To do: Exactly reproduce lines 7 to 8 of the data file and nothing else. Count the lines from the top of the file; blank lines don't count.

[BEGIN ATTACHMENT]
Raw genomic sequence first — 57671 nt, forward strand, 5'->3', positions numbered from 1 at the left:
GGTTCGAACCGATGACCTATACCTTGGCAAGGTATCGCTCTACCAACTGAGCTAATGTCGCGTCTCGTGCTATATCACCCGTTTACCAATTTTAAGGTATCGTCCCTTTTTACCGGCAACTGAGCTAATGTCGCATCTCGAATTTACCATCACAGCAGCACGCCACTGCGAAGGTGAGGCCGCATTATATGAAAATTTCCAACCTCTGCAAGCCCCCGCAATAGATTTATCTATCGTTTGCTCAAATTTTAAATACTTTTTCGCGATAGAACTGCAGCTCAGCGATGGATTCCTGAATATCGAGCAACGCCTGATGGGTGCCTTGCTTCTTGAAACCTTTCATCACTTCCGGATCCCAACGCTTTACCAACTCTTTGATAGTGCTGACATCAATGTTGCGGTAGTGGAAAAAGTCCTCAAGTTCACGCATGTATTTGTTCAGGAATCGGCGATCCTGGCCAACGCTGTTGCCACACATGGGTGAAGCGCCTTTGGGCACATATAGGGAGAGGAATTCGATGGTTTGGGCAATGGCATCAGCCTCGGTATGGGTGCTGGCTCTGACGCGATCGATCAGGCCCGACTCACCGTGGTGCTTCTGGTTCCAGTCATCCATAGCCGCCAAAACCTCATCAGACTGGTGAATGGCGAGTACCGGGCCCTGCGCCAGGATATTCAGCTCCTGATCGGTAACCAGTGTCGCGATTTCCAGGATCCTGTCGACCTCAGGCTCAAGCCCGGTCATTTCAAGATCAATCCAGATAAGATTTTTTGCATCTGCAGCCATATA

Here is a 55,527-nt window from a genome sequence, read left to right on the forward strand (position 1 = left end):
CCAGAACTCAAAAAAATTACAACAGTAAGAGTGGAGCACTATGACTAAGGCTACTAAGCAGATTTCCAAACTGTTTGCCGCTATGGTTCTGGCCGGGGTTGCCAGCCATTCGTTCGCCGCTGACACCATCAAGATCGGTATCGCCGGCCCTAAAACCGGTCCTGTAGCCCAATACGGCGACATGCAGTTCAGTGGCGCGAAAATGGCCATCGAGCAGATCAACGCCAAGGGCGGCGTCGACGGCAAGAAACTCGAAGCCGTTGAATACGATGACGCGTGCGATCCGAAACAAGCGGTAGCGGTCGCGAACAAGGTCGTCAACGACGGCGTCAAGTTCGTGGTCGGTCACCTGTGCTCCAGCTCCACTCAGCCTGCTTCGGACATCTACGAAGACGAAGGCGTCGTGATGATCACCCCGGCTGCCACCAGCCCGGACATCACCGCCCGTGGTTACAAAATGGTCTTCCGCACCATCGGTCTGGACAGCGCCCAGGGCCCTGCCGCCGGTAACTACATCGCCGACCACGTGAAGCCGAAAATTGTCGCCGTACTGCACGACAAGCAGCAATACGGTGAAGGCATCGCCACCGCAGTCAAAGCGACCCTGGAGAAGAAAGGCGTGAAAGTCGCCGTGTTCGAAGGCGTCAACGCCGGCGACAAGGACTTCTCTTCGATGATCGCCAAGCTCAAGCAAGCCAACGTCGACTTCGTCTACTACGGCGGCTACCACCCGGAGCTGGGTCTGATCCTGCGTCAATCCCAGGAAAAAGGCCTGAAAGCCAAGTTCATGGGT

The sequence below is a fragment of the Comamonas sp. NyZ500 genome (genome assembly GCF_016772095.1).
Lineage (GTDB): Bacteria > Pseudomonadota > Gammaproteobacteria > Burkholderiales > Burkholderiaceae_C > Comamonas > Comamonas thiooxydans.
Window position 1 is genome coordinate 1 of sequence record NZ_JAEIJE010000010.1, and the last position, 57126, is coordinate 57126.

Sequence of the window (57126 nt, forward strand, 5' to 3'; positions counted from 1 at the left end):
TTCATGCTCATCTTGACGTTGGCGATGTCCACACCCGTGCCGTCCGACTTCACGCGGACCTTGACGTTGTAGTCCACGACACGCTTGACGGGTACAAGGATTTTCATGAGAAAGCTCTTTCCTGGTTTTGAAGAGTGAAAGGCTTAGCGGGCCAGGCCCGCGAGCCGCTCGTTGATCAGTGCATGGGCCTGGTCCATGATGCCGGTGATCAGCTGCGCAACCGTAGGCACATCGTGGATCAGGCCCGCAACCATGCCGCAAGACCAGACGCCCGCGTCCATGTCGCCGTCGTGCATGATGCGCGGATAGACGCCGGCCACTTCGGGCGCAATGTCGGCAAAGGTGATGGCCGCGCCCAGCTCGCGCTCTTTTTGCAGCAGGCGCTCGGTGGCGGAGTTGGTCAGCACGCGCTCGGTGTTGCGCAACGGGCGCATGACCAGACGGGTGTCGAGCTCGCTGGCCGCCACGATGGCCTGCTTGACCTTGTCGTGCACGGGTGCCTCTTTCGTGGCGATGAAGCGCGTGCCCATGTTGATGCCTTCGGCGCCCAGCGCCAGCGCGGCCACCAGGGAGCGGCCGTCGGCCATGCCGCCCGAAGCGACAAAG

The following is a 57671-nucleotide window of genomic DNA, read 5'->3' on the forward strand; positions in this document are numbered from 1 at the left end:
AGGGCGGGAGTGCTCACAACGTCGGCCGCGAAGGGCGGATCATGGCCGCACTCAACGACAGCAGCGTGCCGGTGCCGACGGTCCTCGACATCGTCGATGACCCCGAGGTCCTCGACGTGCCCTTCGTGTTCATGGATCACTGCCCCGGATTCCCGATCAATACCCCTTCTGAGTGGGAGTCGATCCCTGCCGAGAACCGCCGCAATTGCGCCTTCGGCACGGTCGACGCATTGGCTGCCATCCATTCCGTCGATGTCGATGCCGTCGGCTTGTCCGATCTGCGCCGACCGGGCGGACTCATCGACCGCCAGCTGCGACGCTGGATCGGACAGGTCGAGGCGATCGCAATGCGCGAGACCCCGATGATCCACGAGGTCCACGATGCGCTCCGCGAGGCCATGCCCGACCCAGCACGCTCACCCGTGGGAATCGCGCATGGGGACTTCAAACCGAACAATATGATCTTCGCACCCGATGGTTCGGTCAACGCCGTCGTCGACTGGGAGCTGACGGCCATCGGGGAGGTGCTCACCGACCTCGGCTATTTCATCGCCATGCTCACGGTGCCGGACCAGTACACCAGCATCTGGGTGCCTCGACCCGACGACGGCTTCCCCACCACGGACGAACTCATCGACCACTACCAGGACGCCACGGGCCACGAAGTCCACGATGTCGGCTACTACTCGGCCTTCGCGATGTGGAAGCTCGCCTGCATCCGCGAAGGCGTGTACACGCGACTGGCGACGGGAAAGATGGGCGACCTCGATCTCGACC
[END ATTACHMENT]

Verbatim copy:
Window position 1 is genome coordinate 1 of sequence record NZ_JAEIJE010000010.1, and the last position, 57126, is coordinate 57126.

Sequence of the window (57126 nt, forward strand, 5' to 3'; positions counted from 1 at the left end):